IWDG Whale Track

First Irish humpback whale record of 2019.

Well, it's the news every Irish whale enthusiast and researcher has been waiting for in recent weeks....where and when would the first humpback of 2019 be recorded?  Yesterday April 16th, we got our answer.  A morning trip out from Reen Pier with Colin Barnes produced a very large stomach churning swell, but in among these Atlantic rollers was a distant strong blow of a whale that just wasn't didn't look right for a minke whale. So with the swell falling off, we decided to join Colin's afternoon trip and ventured out of Castlehaven harbour around 15:00 in improving sea conditions, although there was still a good swell from the recent stormy weather. 

About 50 minutes into the trip we picked up another good blow and a whale that was simply too robust in build to be anything other than a humpback.  For the next hour it was very illusive, giving us the slip in an area where we estimated were upwards of a dozen minkes.  Given the timing intervals of the blows and the locations where it surfaced, it's likely there was more than one humpback in the area.  We finally connected with it and although the initial encounters were sub optimal, either too distant, too oblique or shooting into the glare, our patience was rewarded when the whale started lob tailing and pec slapping (image below). 

Photographing whales from the roof of any boat is never a straightforward task, but it’s even trickier when you’re also holding on to the safety rail for dear life. With some of the passengers feeling worse for wear, skipper called it a day and we headed back to harbour,  pleased that we had some strong record shots of the first humpback of the season.  In the previous 3 years, the first humpbacks have been reported off the Beara Peninsula, straddling the Rebel county and the “Kingdom”, and there was a nice trend which showed their arriving a little earlier each year. In 2018 the earliest recorded sighting was 25th March when Mark Westlake photographed 2 humpbacks off Crow Head.  There may well have been humpbacks off the Beara in recent weeks, but with the awful weather, they’d have passed unnoticed by man and most beasts.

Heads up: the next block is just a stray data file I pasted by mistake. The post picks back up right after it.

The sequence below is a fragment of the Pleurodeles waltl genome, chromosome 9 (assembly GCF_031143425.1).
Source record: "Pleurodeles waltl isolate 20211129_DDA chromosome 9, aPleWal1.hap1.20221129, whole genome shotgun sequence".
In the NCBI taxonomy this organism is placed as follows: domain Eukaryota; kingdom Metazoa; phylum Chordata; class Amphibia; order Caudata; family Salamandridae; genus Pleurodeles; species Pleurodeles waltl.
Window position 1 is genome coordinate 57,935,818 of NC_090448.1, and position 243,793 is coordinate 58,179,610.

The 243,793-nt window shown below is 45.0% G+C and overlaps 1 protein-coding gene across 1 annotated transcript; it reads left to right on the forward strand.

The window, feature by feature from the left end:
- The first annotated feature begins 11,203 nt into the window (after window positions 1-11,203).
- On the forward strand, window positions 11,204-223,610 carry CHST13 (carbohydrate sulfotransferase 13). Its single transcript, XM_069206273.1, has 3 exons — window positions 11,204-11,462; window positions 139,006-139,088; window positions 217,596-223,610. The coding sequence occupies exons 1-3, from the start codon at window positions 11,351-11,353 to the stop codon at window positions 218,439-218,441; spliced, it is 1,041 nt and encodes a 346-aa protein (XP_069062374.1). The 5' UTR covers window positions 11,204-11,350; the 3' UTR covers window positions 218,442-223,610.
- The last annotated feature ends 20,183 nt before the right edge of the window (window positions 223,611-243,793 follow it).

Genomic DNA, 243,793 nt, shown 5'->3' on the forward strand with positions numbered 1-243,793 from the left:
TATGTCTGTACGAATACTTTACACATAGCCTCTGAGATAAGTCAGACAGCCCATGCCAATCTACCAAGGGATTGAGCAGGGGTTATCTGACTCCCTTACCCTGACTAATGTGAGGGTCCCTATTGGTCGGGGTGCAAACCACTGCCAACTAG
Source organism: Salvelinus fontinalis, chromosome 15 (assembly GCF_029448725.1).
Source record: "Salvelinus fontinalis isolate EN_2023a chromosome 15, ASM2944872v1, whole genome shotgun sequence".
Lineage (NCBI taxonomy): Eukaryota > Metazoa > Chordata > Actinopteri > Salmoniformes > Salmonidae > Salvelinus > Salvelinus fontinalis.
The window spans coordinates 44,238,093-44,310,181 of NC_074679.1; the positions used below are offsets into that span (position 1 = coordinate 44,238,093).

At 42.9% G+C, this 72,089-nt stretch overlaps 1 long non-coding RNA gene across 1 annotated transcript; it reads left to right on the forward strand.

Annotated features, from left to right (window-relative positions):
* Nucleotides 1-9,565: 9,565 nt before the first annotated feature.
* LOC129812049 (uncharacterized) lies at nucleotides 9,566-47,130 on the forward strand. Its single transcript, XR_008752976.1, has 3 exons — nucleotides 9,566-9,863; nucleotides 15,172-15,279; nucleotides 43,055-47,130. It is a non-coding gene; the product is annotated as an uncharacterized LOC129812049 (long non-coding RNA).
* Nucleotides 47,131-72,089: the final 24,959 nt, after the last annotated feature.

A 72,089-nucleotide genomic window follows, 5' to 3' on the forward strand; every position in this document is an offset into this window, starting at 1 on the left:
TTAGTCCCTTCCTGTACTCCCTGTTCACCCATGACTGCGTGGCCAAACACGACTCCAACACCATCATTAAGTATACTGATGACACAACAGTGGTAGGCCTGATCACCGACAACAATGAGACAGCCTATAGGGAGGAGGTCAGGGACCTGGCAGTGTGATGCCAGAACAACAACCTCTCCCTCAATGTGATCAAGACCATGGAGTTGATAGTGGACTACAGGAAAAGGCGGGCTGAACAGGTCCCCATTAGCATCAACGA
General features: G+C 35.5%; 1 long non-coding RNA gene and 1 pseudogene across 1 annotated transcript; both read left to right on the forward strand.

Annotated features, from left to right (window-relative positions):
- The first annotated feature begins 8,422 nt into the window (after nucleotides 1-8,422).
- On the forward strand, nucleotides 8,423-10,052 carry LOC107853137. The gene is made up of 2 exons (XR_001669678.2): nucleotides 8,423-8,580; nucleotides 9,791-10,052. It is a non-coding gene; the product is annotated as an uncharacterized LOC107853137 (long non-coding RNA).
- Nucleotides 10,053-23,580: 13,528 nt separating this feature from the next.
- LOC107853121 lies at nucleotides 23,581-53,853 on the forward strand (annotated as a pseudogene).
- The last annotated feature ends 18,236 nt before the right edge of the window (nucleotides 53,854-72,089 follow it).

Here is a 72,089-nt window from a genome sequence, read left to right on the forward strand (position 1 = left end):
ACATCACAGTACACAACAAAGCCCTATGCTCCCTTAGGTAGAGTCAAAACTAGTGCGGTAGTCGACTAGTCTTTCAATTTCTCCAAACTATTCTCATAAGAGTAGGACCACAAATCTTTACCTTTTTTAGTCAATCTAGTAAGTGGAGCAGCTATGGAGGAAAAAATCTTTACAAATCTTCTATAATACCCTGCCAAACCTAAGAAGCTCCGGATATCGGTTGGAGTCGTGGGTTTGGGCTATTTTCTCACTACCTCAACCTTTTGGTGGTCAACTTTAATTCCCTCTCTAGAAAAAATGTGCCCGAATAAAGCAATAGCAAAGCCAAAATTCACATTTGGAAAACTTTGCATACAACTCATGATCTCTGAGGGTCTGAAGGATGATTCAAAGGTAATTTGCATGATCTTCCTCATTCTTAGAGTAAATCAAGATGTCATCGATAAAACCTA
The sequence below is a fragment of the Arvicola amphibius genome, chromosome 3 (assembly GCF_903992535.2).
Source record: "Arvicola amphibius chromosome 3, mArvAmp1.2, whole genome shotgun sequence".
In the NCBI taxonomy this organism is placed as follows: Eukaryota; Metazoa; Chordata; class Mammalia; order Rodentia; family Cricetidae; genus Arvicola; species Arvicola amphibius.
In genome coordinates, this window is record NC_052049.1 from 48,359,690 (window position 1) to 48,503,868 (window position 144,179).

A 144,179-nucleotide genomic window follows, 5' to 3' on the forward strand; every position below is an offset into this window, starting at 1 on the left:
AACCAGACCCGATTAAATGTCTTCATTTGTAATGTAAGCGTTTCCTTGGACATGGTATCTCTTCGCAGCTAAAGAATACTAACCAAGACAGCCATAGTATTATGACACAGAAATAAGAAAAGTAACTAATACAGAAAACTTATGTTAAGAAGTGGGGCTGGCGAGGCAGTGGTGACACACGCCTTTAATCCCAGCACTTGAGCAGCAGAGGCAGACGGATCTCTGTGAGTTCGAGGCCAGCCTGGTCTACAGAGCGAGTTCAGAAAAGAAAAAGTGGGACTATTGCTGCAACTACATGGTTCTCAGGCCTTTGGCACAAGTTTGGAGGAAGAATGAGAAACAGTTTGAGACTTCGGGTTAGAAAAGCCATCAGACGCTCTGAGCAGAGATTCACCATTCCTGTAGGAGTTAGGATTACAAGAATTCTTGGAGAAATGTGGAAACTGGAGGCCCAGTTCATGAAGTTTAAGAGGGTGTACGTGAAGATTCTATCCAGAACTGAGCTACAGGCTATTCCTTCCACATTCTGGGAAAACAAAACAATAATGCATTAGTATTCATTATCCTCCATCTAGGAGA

Initial thoughts on looking through my cameras LCD on the way back in, were that this animal didn’t look familiar, but it became clear very soon once images were downloaded to PC, where they could be viewed on a large screen, that even the dorsal fin matched easily with #HBIRL87. And so our 1st humpback of 2019 is yet another animal that we recognise from last year; an inter-annual re-sight if you don’t mind! Coincidentally (or perhaps not) the first sightings of it last year were from the same platform, the Holly Jo, and Colin documented this whale in the waters between Galley Head and Rosscarbery Bay over  five dates between May 4th and 10th June 2018.  One year later this small humpback has returned to the very same stretch of the West Cork coastline. Where it was in the interim 9 months remains a mystery…..a wonderful mystery, which we hope during the course of this WhaleTrack Ireland project to solve.

Let’s hope that this is the 1st of many such humpback sightings to be reported by IWDG under WhaleTrack Ireland, which is a collaboration with Ryanair and funded by their passengers.  The humpback season will probably run until until July, by which time sightings of this iconic species will likely taper off.  As always please keep IWDG informed of any whale sightings you have in your area, or perhaps bring to our attention any social media posts you find concerning sightings of what may be humpback or fin whales, as we are anxious to try and find new areas where they may be occurring. As although the Irish southwest gets the majority of the large whale action, they must surely be speculatively foraging in other areas too.










Tail fluke marks on the right lobe confirm this to be #HBIRL87, a Juv. humpback whale


Images & copy by Pádraig Whooley, IWDG Sightings Officer

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You are welcome to share or use information and articles from this website but please reference the source and acknowledge the IWDG.